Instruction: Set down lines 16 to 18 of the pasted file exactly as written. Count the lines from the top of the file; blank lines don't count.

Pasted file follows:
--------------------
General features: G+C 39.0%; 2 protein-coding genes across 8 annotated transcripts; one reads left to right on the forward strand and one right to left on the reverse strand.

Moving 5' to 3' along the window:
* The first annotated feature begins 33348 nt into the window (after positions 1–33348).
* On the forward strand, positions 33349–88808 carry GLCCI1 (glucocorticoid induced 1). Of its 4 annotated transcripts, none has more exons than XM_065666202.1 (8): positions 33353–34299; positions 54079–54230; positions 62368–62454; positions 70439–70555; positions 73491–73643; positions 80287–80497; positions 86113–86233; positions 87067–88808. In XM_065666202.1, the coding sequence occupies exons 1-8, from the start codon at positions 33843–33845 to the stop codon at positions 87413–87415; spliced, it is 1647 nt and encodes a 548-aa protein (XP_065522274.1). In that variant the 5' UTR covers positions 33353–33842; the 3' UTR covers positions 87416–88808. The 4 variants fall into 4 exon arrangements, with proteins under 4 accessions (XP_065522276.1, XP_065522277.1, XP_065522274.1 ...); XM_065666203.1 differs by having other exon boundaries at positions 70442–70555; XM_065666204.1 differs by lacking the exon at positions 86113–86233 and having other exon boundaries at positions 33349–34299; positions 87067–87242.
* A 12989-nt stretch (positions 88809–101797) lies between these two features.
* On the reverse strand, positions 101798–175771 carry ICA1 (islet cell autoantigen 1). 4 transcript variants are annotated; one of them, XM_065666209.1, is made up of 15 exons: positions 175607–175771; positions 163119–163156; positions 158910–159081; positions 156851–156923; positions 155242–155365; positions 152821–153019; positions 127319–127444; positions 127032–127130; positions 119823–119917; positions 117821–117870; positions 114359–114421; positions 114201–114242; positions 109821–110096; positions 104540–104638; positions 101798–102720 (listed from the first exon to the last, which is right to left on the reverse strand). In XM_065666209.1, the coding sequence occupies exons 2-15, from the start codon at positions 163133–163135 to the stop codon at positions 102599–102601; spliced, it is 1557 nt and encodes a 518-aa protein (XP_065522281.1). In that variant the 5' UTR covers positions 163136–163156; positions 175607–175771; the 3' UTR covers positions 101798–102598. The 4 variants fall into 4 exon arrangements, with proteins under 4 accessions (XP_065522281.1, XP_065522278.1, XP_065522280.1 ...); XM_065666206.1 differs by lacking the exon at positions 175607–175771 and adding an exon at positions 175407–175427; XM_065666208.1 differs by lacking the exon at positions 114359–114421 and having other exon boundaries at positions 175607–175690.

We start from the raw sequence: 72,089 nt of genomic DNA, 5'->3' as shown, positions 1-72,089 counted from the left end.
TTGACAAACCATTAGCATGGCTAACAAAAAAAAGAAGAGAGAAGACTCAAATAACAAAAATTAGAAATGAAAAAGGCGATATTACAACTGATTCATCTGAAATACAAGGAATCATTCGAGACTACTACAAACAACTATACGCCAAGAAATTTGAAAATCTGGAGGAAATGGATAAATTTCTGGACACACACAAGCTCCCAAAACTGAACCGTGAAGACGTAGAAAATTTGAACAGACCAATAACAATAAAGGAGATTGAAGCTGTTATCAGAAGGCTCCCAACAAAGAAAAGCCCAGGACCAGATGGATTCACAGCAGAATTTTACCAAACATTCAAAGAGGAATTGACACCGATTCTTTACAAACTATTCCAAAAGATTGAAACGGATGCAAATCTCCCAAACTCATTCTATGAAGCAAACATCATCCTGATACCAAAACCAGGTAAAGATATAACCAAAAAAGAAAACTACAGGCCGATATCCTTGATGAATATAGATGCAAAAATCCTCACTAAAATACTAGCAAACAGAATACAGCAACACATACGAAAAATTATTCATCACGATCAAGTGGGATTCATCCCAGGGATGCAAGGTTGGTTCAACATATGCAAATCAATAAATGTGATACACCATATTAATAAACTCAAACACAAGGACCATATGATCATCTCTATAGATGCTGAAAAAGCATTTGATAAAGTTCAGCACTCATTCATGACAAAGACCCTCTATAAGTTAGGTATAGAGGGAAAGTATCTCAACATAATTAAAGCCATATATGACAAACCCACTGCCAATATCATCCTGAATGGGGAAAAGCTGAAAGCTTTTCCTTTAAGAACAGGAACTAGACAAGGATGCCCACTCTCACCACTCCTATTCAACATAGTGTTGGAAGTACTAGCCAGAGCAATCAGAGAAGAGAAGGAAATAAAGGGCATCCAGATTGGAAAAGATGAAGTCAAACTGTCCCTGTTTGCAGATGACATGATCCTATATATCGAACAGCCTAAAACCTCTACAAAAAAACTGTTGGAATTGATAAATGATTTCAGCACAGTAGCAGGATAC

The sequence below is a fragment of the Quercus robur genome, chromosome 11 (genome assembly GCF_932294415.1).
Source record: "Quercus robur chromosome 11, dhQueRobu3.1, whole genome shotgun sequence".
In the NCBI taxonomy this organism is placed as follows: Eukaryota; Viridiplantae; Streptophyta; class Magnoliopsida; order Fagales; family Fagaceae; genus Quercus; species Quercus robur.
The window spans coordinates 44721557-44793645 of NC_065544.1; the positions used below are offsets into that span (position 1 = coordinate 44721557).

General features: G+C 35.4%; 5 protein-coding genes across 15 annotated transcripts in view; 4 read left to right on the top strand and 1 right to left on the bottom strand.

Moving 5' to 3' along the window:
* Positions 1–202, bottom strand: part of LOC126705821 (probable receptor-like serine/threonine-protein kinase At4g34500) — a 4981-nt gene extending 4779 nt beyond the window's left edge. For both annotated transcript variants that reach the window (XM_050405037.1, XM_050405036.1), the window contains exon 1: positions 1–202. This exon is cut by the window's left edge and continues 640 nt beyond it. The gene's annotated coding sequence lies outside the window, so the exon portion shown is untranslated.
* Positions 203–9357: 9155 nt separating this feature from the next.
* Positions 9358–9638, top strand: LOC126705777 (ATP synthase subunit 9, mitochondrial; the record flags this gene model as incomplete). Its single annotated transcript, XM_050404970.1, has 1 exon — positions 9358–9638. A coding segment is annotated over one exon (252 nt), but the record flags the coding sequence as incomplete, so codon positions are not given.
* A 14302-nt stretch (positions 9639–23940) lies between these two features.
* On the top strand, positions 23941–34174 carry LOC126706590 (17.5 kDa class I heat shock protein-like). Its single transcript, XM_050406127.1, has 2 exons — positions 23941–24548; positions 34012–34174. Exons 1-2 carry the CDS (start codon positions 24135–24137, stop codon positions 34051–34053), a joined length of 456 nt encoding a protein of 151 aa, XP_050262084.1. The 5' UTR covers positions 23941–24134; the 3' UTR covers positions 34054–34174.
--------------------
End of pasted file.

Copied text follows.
* Positions 203–9357: 9155 nt separating this feature from the next.
* Positions 9358–9638, top strand: LOC126705777 (ATP synthase subunit 9, mitochondrial; the record flags this gene model as incomplete). Its single annotated transcript, XM_050404970.1, has 1 exon — positions 9358–9638. A coding segment is annotated over one exon (252 nt), but the record flags the coding sequence as incomplete, so codon positions are not given.
* A 14302-nt stretch (positions 9639–23940) lies between these two features.